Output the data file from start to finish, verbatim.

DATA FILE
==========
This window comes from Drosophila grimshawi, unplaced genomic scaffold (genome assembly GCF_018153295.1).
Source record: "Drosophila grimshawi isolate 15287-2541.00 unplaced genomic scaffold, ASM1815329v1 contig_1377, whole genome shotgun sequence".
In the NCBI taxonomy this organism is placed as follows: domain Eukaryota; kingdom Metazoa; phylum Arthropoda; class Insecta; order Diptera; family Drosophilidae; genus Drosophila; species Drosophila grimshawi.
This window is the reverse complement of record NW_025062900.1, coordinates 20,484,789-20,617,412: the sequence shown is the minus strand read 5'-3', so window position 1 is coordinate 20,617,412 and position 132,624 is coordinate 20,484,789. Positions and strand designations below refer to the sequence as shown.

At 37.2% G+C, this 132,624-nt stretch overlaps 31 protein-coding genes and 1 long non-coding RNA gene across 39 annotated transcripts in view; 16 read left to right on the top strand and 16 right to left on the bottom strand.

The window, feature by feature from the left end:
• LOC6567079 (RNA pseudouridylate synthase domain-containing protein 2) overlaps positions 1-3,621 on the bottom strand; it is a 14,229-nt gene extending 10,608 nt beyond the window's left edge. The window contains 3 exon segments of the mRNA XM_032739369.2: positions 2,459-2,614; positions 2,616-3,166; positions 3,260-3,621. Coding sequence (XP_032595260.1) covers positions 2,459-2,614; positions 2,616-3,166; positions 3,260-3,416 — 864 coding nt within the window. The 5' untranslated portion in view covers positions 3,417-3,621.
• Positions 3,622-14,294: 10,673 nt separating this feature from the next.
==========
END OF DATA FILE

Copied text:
This window comes from Drosophila grimshawi, unplaced genomic scaffold (genome assembly GCF_018153295.1).
Source record: "Drosophila grimshawi isolate 15287-2541.00 unplaced genomic scaffold, ASM1815329v1 contig_1377, whole genome shotgun sequence".
In the NCBI taxonomy this organism is placed as follows: domain Eukaryota; kingdom Metazoa; phylum Arthropoda; class Insecta; order Diptera; family Drosophilidae; genus Drosophila; species Drosophila grimshawi.
This window is the reverse complement of record NW_025062900.1, coordinates 20,484,789-20,617,412: the sequence shown is the minus strand read 5'-3', so window position 1 is coordinate 20,617,412 and position 132,624 is coordinate 20,484,789. Positions and strand designations below refer to the sequence as shown.

At 37.2% G+C, this 132,624-nt stretch overlaps 31 protein-coding genes and 1 long non-coding RNA gene across 39 annotated transcripts in view; 16 read left to right on the top strand and 16 right to left on the bottom strand.

The window, feature by feature from the left end:
• LOC6567079 (RNA pseudouridylate synthase domain-containing protein 2) overlaps positions 1-3,621 on the bottom strand; it is a 14,229-nt gene extending 10,608 nt beyond the window's left edge. The window contains 3 exon segments of the mRNA XM_032739369.2: positions 2,459-2,614; positions 2,616-3,166; positions 3,260-3,621. Coding sequence (XP_032595260.1) covers positions 2,459-2,614; positions 2,616-3,166; positions 3,260-3,416 — 864 coding nt within the window. The 5' untranslated portion in view covers positions 3,417-3,621.
• Positions 3,622-14,294: 10,673 nt separating this feature from the next.